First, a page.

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DCS admits petition flawed; COA orders more proceedings

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The Gibson Circuit Court committed fundamental error in terminating the parental rights of a mother and father over their young child, the Indiana Court of Appeals held Friday. The Department of Child Services admitted that it failed to comply with statute when filing the petition to terminate their parental rights.

In Term. of the Parent-Child Rel. of: B.F. (Minor Child), and M.G. & S.F. (Father & Mother) v. The Indiana Dept. of Child Services, 26A04-1202-JT-90, parents M.G. and S.F. appealed Judge Jeffrey Meade’s decision to terminate their rights to their child, B.F. The DCS removed the child from the mother’s home in January 2010. The parents admitted to the allegations in the CHINS petition. On March 30, 2010, the parents signed a parental participation order, and the trial court entered its dispositional decree in May.

In October 2010, the DCS filed the petition to end M.G. and S.F.’s parental rights, alleging B.F. had been removed from their care for at least six months under the dispositional decree issued in March. But the petition contained no allegations that the trial court entered a finding under Indiana Code 31-34-21-5.6, nor did it allege that B.F. had been removed from the parents for at least 15 of the most recent 22 months, the appellate court noted.

Meade terminated their parental rights in February 2012.

“Here, DCS has conceded that its petition is jurisdictionally flawed. We acknowledge that DCS admits they failed to comply with the statute,” Judge Patricia Riley wrote.

The trial court entered the dispositional decree in May 2010, but the termination petition was filed in October 2010, less than four months after the entry of the dispositional decree and less than nine months after B.F. was removed from the home.

“Further, there is no evidence that the trial court ever entered a finding under I.C. § 31-34-21-5.6. Therefore, the only requirement alleged under I.C. § 31-35-2-4(b)(2)(A) was not true,” she wrote.

The case was remanded for further proceedings.

 

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  1. For many years this young man was "family" being my cousin's son. Then he decided to ignore my existence and that of my daughter who was very hurt by his actions after growing up admiring, Jason. Glad he is doing well, as for his opinion, if you care so much you wouldn't ignore the feelings of those who cared so much about you for years, Jason.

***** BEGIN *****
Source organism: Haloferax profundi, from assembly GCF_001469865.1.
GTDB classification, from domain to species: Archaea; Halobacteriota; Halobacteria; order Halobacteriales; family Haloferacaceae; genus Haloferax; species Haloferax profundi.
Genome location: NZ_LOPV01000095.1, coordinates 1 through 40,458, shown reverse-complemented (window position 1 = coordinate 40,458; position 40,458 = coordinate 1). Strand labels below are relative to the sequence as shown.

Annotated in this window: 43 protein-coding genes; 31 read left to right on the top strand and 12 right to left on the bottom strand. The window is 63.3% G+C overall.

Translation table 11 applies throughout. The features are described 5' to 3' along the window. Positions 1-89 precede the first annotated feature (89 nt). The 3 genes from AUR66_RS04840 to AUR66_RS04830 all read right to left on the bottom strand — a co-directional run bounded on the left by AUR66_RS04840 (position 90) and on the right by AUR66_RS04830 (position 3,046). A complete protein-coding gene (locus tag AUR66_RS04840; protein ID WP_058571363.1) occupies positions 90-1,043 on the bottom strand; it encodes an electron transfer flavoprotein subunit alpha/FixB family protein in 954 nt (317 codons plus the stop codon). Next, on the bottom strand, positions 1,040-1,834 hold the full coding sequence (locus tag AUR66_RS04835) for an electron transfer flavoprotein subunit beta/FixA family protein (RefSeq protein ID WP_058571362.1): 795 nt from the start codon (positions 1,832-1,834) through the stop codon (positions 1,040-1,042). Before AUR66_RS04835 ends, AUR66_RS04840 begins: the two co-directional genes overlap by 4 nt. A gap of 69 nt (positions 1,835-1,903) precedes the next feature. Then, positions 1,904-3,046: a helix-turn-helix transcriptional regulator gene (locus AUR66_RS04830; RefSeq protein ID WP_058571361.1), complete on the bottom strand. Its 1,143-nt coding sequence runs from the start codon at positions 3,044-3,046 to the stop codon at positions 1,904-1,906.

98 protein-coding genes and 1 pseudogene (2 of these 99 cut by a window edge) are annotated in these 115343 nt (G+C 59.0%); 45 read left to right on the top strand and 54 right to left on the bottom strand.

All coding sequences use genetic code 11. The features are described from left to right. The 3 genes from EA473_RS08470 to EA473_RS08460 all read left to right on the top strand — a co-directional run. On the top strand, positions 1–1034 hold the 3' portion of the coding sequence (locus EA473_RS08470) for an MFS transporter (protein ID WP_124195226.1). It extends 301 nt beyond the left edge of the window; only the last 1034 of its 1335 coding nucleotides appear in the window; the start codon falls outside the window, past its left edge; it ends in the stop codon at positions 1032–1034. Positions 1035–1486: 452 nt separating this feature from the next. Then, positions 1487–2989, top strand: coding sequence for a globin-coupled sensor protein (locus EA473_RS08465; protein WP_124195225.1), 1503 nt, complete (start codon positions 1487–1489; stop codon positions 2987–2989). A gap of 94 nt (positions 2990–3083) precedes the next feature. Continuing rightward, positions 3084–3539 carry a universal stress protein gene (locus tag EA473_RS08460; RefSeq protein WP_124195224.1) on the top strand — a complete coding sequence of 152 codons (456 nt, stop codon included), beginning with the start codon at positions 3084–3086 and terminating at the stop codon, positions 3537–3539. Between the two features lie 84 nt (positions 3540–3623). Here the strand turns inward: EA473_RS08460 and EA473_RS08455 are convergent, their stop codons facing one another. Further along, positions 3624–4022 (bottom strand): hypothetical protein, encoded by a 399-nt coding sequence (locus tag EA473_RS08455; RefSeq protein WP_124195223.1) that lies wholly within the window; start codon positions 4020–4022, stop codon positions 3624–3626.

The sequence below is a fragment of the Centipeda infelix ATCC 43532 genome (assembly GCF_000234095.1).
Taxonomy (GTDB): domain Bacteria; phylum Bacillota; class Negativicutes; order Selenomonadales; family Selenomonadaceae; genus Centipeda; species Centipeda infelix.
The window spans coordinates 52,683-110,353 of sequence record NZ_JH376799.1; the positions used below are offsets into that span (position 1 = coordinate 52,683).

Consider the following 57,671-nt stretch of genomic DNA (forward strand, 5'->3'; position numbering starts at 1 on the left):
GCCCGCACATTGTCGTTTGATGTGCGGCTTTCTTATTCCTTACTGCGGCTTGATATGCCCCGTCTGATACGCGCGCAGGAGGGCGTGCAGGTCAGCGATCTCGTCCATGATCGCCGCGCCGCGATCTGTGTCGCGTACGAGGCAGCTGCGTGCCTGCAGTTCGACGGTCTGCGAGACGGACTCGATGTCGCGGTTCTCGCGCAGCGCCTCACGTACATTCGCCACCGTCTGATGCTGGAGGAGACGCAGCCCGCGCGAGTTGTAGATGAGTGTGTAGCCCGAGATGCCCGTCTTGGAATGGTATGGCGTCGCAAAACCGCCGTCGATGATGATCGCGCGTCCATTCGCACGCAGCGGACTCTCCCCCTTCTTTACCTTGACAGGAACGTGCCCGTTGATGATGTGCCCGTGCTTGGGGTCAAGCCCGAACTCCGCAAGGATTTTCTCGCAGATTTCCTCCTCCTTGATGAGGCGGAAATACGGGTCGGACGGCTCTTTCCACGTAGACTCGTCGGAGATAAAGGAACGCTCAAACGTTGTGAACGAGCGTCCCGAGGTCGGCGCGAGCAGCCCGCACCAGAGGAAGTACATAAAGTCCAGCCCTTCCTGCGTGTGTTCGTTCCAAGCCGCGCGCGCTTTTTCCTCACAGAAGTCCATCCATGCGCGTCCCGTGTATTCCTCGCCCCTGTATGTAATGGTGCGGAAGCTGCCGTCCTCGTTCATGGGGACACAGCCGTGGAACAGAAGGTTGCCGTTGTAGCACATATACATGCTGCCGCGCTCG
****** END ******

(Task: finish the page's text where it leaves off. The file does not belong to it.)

2. Good riddance to this dangerous activist judge

  3. What is the one thing the Hoosier legal status quo hates more than a whistleblower? A lawyer whistleblower taking on the system man to man. That must never be rewarded, must always, always, always be punished, lest the whole rotten tree be felled.

  4. I want to post this to keep this tread alive and hope more of David's former clients might come forward. In my case, this coward of a man represented me from June 2014 for a couple of months before I fired him. I knew something was wrong when he blatantly lied about what he had advised me in my contentious and unfortunate divorce trial. His impact on the proceedings cast a very long shadow and continues to impact me after a lengthy 19 month divorce. I would join a class action suit.

  5. The dispute in LB Indiana regarding lake front property rights is typical of most beach communities along our Great Lakes. Simply put, communication to non owners when visiting the lakefront would be beneficial. The Great Lakes are designated navigational waters (including shorelines). The high-water mark signifies the area one is able to navigate. This means you can walk, run, skip, etc. along the shores. You can't however loiter, camp, sunbath in front of someones property. Informational signs may be helpful to owners and visitors. Our Great Lakes are a treasure that should be enjoyed by all. PS We should all be concerned that the Long Beach, Indiana community is on septic systems.

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